7.22.20 – CI – It’s about time you put thought into your audiovisual company culture: are your employees your customers too? Do you make a discipline out of recognition?
Leaders can’t dictate culture. You have to be able to shape it, but you can’t mandate it, since it’s an organic process which happens as a result of certain behaviors. So how can audiovisual company leaders do to alter their behaviors towards a better company culture?
He says he learned three key takeaways — ones we’ll describe in more detail below — from talking to them:
- your culture happens in public
- changing culture requires deliberate effort starting at the top
- your greatest lever in changing culture is changing the type of people you have at your company
Keys to audiovisual company culture
Make a discipline out of recognition — inspiring employees isn’t some lofty goal; it starts by giving them the recognition they deserve after any kind of “win”; plus, do they actively search for other skills in employee which may be more hidden but valuable to the company?
Connect with the wider community — good audiovisual company leaders step out of their office more than you’d expect them to; they’re in touch with people from all points in the company and outside the company.
By engaging in community outreach and philanthropy, companies allow themselves to be “seen” by more and in a more impactful way.
“Fit” is a vital part of all relationships — you want the relationships you establish to fit with your business goals.
“Relationships will only thrive when they harmonize with your company culture. Finding the right clients, channel partners, and coworkers can ensure this,” Wilson said.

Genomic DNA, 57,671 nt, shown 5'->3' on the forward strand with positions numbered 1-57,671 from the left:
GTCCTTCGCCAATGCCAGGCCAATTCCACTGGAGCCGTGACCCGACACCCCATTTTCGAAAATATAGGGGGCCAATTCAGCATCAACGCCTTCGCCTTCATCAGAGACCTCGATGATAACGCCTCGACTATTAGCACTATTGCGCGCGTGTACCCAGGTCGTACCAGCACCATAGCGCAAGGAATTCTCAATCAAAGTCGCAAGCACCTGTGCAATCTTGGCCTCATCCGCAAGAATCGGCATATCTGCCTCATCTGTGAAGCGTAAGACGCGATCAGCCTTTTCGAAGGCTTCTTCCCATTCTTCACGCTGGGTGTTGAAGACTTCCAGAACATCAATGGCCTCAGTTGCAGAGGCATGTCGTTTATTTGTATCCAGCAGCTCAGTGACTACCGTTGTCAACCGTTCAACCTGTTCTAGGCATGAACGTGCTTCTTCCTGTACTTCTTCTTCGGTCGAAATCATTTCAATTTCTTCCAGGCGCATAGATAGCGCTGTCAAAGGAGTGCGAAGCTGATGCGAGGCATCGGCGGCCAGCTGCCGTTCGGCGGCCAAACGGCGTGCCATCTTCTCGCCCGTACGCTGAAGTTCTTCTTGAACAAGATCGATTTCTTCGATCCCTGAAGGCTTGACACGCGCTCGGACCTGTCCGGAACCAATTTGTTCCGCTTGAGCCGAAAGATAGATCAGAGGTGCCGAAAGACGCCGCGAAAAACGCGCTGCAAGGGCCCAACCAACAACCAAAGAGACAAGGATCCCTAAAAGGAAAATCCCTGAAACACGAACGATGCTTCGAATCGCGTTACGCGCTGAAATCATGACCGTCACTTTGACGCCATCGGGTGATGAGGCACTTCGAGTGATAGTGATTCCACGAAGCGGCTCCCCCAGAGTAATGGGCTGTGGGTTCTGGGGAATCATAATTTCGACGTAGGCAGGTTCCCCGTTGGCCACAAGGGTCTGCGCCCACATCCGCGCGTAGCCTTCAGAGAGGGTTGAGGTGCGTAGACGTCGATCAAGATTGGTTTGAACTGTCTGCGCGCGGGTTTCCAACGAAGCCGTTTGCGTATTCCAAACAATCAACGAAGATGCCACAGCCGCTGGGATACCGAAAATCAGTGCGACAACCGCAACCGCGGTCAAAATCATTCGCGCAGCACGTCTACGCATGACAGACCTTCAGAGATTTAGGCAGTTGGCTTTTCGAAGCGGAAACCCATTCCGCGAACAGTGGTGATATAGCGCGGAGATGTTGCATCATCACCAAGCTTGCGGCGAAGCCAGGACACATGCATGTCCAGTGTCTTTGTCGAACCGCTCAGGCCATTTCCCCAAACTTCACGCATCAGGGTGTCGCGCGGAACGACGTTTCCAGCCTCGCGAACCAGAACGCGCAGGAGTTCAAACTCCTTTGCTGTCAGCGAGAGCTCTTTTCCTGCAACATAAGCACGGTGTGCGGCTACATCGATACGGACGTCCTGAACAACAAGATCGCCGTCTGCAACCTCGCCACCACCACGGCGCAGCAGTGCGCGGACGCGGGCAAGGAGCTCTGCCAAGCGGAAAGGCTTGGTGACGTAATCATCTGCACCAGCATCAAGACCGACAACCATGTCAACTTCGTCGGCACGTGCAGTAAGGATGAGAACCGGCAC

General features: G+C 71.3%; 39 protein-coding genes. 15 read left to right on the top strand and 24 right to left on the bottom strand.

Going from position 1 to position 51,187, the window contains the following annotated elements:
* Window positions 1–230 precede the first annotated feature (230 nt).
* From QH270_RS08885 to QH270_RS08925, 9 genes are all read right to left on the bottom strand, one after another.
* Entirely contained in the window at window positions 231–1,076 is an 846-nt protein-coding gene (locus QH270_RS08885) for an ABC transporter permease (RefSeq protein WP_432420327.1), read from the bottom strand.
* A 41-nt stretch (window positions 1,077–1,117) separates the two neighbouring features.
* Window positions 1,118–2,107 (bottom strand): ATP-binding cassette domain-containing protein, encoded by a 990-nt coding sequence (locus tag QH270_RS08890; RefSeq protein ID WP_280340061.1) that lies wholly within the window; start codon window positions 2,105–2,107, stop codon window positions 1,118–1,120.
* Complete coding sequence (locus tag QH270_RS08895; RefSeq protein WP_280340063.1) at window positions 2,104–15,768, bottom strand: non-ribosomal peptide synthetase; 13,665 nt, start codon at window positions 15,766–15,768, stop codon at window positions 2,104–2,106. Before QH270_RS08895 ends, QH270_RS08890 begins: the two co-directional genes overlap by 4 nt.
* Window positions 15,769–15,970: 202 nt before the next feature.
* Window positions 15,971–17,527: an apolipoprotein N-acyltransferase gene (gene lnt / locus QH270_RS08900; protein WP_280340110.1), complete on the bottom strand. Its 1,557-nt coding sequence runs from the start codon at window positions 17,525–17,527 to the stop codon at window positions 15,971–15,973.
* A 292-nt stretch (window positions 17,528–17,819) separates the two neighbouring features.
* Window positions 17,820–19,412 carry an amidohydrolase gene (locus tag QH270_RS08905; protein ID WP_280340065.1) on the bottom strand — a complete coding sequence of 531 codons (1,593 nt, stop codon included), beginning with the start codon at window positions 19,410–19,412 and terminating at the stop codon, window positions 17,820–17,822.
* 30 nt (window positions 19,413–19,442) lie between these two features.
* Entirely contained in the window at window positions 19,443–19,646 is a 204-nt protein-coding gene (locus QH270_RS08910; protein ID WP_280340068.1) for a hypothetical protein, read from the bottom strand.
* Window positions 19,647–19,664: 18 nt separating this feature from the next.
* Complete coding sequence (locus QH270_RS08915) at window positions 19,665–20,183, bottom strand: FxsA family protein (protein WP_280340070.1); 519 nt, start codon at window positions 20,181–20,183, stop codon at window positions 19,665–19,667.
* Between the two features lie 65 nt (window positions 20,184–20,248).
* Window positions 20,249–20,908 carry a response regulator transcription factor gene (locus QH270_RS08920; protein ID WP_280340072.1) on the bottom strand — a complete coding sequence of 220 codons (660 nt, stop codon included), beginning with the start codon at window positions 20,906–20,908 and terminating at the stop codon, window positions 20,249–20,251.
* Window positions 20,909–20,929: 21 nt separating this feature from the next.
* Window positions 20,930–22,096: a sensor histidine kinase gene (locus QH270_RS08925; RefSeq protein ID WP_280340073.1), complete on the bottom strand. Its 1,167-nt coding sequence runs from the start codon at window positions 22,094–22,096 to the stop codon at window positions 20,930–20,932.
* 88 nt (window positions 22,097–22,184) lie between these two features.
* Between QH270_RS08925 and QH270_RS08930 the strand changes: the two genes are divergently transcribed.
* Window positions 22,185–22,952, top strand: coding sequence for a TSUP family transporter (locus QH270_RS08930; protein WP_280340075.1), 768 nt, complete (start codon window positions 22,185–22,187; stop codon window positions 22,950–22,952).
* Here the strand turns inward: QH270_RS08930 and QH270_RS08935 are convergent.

Recruitment & retention = AV consilience – The more humans learn about the various types of sciences, the various disciplines start to overlap into one central field of learning. The same is true at audiovisual companies in the form of the employee experience.
It all starts with the first phone call, the first day at work, the 90-day review… all the way to succession plans for an employee who is moving on: all of these experiences fall under one central umbrella.
“Clients want to work with someone who is happy to do what they do. Your team can build the knowledge and experience to provide that high level of service, but there has to be a well-tended employee experience.”
“YOUR EMPLOYEES ARE YOUR CUSTOMERS,” Wilson stressed. “If you treat them as such, you’ll see much better results with your — other — customers.”
About the Author
Adam Forziati is senior web editor for Commercial Integrator and MyTechDecisions.